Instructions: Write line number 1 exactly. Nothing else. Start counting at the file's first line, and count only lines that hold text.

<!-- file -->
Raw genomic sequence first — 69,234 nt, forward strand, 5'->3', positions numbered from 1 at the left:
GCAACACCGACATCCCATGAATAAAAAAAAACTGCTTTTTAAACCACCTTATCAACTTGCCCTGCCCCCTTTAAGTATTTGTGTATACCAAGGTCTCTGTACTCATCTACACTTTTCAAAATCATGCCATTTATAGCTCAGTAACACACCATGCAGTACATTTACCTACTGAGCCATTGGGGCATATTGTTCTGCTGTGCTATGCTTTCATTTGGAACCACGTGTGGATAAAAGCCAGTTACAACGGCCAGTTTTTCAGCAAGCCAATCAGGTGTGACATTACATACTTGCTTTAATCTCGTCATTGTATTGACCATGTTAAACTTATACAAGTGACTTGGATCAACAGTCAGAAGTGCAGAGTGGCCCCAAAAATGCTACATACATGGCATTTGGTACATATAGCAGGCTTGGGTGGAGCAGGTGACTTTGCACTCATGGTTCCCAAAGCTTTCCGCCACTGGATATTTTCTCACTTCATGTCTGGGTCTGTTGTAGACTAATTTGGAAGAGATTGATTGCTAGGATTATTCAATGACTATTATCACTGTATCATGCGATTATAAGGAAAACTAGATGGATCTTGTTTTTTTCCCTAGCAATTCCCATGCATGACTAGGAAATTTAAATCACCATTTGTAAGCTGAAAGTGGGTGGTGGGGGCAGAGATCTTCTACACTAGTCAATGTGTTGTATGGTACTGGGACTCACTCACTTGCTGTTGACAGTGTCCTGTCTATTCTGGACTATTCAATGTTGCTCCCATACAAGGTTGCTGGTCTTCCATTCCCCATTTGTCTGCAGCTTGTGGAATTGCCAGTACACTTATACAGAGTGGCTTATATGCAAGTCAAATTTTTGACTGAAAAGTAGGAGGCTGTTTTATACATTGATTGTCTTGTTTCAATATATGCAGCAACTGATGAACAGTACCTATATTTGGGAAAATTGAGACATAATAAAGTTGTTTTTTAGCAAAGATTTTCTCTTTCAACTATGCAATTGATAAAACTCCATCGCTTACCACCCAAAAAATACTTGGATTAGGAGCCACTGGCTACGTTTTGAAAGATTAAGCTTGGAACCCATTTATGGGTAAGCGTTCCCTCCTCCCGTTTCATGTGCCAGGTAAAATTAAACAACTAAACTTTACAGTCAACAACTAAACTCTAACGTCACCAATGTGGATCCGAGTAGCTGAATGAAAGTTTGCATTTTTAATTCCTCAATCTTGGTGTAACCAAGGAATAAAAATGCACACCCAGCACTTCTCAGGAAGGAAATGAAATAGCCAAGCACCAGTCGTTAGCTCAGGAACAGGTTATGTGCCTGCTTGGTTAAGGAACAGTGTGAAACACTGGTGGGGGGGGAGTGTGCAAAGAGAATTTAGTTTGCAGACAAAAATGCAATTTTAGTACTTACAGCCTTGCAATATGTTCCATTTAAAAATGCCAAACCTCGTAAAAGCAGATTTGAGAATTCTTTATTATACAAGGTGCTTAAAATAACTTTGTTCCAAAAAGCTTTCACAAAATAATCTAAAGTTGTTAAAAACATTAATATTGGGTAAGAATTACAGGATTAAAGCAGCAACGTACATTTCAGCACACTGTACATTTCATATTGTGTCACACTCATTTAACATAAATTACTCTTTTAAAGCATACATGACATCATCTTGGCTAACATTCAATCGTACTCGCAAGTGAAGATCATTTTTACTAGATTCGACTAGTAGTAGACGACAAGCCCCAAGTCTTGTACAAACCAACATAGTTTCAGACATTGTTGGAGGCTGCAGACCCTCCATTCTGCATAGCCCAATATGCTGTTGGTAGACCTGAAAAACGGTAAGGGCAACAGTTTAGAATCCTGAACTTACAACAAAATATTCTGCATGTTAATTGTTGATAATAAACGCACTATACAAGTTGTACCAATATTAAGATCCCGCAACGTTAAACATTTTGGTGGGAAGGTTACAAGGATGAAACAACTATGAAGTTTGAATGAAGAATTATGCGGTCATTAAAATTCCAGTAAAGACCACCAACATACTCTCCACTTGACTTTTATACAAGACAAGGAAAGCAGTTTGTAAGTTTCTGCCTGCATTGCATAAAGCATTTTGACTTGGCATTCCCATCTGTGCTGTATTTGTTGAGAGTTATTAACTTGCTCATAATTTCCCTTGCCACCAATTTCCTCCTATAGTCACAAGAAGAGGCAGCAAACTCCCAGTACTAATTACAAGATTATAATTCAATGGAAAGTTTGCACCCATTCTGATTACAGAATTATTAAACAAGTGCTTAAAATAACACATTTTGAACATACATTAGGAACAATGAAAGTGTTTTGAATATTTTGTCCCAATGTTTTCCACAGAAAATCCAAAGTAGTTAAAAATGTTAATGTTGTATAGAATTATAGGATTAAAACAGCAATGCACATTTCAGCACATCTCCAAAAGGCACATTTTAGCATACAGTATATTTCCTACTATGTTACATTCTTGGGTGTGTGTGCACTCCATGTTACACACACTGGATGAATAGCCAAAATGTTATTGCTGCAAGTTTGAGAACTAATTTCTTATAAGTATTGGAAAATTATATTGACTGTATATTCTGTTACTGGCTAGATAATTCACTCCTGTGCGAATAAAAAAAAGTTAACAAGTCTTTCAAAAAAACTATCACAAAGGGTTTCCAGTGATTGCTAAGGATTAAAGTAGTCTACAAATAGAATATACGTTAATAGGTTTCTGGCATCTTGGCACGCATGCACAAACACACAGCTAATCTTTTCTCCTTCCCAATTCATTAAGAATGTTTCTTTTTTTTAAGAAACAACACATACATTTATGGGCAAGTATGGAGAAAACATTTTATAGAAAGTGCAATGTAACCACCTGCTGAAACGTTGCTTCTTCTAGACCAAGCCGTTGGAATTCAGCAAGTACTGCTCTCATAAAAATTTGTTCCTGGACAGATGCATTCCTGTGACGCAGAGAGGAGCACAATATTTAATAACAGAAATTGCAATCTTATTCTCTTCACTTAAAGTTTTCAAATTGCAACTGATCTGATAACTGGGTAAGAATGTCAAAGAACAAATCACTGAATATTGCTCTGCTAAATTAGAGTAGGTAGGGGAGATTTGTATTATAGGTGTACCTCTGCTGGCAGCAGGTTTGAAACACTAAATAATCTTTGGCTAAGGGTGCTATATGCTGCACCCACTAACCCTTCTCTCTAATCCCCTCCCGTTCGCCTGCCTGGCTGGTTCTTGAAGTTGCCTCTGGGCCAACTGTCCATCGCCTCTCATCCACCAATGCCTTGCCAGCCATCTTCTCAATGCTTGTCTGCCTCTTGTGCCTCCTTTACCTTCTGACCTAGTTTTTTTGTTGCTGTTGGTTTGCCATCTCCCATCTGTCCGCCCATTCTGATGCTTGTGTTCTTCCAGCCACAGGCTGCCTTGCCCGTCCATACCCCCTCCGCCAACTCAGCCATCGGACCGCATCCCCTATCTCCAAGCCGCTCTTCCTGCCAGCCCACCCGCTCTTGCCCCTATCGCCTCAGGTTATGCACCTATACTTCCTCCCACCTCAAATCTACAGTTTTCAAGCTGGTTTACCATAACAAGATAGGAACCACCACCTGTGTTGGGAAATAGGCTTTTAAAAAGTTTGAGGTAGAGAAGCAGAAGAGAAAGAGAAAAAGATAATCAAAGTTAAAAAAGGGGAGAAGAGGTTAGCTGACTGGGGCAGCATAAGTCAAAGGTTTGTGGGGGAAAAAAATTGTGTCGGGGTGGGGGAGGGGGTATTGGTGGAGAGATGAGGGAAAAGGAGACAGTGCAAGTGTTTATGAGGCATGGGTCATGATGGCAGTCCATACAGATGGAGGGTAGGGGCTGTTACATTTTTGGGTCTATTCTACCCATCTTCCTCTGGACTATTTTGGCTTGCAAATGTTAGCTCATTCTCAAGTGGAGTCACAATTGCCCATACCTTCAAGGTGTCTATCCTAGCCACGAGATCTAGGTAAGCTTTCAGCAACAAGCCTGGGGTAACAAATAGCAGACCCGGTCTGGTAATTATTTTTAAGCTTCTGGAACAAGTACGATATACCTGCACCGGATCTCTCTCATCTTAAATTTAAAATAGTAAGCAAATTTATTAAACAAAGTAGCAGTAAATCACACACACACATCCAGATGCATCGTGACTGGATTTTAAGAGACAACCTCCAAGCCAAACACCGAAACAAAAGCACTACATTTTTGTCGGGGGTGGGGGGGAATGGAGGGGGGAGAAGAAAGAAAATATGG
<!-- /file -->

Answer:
Raw genomic sequence first — 69,234 nt, forward strand, 5'->3', positions numbered from 1 at the left: